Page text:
Ultramarathon is a sport where experience pays off. In short: the more mistakes you make, either training for or racing ultras (because you WILL make mistakes) the more wisdom you will gain for your next ultra adventure. It’s no secret that I’ve made my fair share of mistakes over the past 5+ years in the world of ultramarathon. Which is why I’m excited to share that I’ll be working with a performance nutritionist for my next ultra training cycle.
Where do I even begin to unpack this one for you guys? Let’s first start with the obvious cat out of the bag: I’ve just finished up week 1 of a new 100 mile training cycle. Let’s be clear: I desperately needed the break I took over the last 7 months (where does time go?) Physically and emotionally, my body NEEDED time off from racing and training. And I’m actually quite proud of how well I respected my body’s need for that break. I’ve remained active, but more in the “I’ll do what I want, when I want” style.
And it’s been amazing.
But the urge to hop back onto the training wagon and chase another 100 mile dragon has been bubbling up in my soul recently – and I’m ready. Running ridiculously long distances for fun is a part of who I am. There is so much more to me than running, of course, but ultra is a mighty big part of the “Heather” puzzle. And honestly?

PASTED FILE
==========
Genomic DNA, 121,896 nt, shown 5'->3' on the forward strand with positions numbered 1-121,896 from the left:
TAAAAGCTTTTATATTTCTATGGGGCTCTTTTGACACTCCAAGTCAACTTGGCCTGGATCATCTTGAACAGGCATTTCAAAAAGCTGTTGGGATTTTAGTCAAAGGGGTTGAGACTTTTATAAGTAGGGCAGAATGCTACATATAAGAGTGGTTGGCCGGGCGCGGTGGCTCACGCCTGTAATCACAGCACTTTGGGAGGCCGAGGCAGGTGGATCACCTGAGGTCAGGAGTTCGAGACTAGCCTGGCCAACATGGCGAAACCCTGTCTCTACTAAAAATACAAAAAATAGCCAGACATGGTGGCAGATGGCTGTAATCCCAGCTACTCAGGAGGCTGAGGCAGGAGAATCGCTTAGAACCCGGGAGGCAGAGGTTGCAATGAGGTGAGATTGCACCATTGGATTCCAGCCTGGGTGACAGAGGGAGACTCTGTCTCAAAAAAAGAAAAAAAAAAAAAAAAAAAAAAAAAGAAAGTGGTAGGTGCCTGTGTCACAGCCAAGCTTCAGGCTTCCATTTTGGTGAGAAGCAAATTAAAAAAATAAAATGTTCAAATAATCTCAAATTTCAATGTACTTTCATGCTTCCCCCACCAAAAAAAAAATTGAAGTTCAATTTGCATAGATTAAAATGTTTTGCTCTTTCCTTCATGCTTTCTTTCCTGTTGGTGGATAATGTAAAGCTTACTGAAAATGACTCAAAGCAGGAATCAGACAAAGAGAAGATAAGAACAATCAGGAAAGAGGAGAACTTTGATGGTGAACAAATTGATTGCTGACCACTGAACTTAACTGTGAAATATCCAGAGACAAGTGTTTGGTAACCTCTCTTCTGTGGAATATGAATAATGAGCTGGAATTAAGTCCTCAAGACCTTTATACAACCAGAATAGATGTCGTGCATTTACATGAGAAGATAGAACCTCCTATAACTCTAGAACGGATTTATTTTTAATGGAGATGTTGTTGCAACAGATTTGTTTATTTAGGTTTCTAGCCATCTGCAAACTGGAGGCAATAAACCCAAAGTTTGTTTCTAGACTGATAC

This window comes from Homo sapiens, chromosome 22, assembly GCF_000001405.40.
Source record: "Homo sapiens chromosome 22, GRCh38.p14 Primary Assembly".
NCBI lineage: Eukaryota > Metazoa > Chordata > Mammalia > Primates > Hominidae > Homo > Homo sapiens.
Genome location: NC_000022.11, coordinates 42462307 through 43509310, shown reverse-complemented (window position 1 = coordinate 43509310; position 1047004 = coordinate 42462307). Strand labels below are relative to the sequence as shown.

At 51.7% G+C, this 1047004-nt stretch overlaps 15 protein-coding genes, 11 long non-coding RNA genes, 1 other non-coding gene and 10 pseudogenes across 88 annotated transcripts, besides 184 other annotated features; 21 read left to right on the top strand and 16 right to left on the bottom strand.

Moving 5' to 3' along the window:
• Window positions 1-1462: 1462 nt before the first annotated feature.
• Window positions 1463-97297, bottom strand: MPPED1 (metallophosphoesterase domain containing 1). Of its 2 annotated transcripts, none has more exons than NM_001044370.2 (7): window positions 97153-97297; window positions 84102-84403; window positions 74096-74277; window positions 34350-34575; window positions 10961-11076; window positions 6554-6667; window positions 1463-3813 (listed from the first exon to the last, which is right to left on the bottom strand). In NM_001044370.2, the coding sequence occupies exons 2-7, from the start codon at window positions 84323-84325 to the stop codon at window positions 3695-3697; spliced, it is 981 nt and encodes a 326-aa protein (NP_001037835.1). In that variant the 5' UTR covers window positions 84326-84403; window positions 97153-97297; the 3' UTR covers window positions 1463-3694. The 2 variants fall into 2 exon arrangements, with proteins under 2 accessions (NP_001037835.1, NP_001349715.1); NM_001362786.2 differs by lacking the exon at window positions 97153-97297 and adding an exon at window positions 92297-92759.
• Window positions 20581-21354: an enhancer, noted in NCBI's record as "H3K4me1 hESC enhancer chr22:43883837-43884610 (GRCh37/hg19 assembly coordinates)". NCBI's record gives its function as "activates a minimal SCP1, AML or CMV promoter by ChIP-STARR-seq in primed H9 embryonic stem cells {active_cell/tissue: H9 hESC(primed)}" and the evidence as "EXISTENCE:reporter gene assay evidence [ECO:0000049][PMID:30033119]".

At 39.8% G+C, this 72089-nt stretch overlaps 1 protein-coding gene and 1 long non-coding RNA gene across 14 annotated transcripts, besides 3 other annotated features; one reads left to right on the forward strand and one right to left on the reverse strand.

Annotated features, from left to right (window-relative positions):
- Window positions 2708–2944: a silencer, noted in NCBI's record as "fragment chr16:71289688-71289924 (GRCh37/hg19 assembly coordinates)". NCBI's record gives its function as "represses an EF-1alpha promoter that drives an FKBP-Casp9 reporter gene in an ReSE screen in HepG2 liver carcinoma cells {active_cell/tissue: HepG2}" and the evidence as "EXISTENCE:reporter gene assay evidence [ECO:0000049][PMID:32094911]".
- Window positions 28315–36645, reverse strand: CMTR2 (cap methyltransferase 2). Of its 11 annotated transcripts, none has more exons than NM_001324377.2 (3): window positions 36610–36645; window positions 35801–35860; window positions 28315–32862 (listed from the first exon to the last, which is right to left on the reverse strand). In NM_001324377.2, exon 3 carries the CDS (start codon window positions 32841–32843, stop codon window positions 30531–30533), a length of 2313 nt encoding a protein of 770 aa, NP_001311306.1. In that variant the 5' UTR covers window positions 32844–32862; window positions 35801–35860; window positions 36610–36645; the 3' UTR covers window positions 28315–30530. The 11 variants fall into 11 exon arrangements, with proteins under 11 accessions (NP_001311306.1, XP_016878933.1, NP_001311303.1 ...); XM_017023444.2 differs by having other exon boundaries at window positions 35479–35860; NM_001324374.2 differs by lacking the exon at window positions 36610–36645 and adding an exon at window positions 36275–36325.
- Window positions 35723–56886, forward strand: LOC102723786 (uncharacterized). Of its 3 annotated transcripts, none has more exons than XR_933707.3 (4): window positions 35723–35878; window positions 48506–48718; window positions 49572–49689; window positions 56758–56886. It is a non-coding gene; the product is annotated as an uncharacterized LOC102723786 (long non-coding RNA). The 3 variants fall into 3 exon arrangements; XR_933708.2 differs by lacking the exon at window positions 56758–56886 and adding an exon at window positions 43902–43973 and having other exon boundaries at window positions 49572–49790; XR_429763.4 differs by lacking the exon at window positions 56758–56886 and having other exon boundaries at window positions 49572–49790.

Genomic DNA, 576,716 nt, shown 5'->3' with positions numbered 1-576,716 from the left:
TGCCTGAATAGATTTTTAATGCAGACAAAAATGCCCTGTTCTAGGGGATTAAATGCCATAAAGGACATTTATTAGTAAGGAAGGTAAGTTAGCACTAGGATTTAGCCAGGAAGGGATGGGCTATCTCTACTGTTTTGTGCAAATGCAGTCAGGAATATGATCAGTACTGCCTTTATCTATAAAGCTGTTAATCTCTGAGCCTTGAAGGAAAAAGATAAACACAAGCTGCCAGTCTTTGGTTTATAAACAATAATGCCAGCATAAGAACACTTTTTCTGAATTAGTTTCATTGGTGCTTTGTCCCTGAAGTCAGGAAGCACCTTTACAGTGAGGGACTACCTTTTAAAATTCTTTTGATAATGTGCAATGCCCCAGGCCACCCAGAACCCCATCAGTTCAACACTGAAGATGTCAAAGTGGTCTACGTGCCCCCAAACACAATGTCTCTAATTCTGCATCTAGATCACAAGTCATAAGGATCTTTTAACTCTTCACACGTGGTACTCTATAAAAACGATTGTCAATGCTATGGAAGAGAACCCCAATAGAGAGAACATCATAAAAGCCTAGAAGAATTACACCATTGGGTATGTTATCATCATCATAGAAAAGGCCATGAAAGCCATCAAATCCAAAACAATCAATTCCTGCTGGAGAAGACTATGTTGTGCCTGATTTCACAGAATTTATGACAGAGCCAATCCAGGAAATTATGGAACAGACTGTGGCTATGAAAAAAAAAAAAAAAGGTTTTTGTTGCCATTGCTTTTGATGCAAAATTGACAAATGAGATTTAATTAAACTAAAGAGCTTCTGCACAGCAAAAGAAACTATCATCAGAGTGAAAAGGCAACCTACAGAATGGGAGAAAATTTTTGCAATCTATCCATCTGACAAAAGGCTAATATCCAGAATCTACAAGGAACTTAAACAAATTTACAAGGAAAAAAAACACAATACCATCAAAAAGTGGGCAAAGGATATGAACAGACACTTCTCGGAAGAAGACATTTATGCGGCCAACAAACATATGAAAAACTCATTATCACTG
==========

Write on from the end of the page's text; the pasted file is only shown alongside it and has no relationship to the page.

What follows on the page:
I miss it.
So I put my name in the hat for running Ancient Oaks 100 in December, in Titusville, Florida. The entry process, according to the website and the race director, is “completely unfair”. I have zero idea how Mike Melton, RD, chooses, but I told him in my email that my return to this sport is now in his hands. If he picks me, awesome. If he doesn’t…well I’ll keep training anyway, because google tells me the wait list is often a successful means of entry as well.
Either way, I’ve got my heart set on another 100 mile finish.
Enter: the Performance Nutritionist
Coincidentally, as soon as I had set my mind on this new goal, I received an email from Wilfredo Benitez, MScN, M.Ed. , the Nutritionist behind On Pace Wellness. He asked me if I’ve ever considered working with a sports / performance nutritionist. The answer was a resounding YES, and here’s why.
1. My nutrition Needs a major overhaul
Let’s not beat around the bush. My nutrition needs help. I know that my diet isn’t as bad as it could be (I’m not living on cereal and pop-tarts). But I also know it could be much, much better (I likely need more vegetables and more variety).
You see, I am a creature of habit. I eat the same handful of foods, every day, almost always. Am I lazy when it comes to my diet? Maybe…but more so, I just think I just like familiarity and comfort when it comes to food. And while I definitely have enough knowledge to “do better”, that can sometimes be overwhelming. It will be awesome to have an outside, professional perspective look at my diet and say, “OK, we need to specifically add this nutrient, or that mineral…” etc.
In my mind, I’m still a spring chicken (ha). But at age 38, I am beginning to realize that my body isn’t as resilient as it was in my twenties. I want to be healthy and happy for at least another 60 years or so…and hopefully running throughout those years.
2. Optimal Recovery